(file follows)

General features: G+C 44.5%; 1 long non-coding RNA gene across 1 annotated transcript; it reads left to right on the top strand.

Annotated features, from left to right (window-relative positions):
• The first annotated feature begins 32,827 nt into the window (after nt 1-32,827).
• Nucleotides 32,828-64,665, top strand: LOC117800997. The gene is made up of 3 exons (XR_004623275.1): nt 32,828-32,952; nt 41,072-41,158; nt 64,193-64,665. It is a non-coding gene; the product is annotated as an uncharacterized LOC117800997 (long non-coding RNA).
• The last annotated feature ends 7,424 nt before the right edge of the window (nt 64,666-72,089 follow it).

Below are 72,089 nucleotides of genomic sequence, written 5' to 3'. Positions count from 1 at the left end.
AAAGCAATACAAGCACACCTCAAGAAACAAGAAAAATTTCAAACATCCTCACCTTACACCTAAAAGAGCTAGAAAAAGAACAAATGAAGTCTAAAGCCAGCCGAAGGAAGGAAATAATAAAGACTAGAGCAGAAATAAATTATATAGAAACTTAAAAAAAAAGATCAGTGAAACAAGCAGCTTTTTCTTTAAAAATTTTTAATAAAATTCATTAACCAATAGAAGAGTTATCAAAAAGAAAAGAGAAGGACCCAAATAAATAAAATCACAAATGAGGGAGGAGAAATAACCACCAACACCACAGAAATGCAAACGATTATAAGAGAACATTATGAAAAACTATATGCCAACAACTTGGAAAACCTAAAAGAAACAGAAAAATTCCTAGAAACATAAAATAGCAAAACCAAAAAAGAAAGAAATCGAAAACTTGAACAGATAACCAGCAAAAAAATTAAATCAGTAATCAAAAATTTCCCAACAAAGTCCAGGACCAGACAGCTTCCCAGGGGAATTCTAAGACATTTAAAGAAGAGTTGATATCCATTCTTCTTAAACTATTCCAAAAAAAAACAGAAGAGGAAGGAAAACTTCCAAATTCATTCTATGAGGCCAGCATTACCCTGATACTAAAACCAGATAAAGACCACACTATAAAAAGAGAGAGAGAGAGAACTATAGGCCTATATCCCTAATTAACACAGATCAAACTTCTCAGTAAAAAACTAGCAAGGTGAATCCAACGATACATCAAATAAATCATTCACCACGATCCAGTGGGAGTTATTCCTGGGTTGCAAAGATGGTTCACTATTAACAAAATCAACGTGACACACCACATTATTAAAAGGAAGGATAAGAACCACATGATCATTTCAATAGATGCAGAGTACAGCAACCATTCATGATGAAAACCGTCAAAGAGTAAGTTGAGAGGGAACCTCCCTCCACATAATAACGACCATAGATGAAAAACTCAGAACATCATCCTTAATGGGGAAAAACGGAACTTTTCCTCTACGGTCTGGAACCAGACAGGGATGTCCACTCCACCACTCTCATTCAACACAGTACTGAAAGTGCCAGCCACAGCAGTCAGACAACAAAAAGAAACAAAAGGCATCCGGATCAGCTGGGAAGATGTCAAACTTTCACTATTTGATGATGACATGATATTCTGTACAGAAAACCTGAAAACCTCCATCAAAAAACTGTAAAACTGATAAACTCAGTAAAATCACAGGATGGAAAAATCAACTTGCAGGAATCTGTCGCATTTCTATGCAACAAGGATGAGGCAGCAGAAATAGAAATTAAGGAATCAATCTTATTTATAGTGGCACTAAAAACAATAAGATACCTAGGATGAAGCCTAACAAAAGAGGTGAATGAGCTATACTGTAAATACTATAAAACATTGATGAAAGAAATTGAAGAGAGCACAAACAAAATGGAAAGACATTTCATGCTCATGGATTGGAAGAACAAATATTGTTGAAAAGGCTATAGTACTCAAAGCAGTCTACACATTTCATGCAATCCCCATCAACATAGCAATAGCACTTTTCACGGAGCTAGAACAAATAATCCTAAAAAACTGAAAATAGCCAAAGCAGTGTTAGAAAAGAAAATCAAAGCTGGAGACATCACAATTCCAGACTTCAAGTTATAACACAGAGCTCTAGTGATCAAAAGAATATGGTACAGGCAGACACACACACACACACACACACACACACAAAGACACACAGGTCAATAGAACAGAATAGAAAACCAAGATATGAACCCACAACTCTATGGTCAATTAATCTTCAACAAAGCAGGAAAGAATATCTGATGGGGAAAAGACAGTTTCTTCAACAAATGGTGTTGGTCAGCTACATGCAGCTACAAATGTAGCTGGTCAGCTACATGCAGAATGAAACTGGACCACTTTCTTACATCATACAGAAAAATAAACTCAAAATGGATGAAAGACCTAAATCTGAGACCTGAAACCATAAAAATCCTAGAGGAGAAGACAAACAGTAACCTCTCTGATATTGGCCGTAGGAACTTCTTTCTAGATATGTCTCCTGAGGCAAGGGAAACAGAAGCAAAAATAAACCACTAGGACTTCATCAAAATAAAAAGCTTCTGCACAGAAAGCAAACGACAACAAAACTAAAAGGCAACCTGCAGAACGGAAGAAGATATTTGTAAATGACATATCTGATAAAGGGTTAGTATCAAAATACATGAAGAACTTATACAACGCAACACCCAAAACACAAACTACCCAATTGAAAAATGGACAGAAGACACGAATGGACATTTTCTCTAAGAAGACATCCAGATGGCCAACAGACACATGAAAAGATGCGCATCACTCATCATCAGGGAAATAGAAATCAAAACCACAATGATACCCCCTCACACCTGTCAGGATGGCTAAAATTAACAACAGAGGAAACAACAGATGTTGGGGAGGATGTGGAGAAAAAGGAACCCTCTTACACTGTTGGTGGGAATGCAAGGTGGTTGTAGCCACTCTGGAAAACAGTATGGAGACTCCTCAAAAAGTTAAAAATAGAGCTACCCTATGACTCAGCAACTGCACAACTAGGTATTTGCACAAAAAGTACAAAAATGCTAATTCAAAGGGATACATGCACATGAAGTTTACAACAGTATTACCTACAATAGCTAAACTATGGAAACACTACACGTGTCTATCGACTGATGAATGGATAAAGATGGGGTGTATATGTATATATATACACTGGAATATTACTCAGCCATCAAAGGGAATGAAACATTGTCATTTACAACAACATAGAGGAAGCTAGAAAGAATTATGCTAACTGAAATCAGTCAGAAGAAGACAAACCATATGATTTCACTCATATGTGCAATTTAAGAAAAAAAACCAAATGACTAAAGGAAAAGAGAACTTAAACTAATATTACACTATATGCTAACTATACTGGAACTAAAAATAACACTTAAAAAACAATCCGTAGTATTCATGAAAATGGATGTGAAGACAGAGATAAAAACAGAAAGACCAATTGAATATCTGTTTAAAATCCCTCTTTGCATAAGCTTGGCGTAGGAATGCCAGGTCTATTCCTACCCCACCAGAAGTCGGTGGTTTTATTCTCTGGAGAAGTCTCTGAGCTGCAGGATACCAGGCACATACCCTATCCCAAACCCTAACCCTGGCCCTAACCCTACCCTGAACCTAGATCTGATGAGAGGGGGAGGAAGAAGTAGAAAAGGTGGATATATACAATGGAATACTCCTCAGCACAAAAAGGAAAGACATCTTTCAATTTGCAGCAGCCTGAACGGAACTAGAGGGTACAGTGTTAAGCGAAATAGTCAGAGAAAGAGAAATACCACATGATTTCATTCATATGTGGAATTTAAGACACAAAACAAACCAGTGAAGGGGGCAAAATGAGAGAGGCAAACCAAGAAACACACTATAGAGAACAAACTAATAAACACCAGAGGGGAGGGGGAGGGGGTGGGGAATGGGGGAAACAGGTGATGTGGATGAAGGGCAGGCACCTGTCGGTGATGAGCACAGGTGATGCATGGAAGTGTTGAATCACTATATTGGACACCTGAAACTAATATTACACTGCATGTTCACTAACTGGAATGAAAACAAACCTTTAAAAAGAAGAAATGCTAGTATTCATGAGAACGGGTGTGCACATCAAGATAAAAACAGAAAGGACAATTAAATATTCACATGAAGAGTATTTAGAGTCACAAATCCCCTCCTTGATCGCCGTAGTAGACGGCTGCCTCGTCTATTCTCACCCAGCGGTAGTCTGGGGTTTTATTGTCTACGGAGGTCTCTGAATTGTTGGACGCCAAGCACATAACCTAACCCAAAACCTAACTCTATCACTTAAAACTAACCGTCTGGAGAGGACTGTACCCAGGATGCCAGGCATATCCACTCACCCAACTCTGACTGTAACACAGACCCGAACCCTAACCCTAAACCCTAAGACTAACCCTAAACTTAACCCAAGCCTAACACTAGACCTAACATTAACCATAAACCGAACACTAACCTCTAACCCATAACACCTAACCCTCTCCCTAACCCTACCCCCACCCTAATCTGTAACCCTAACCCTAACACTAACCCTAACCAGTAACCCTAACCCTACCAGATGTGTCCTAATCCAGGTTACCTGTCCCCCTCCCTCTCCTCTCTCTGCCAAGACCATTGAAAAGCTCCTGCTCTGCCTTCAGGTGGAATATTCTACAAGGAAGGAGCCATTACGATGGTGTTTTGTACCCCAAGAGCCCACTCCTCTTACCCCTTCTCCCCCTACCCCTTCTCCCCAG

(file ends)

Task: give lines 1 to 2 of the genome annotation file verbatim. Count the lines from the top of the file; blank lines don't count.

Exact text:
General features: G+C 44.5%; 1 long non-coding RNA gene across 1 annotated transcript; it reads left to right on the top strand.

Annotated features, from left to right (window-relative positions):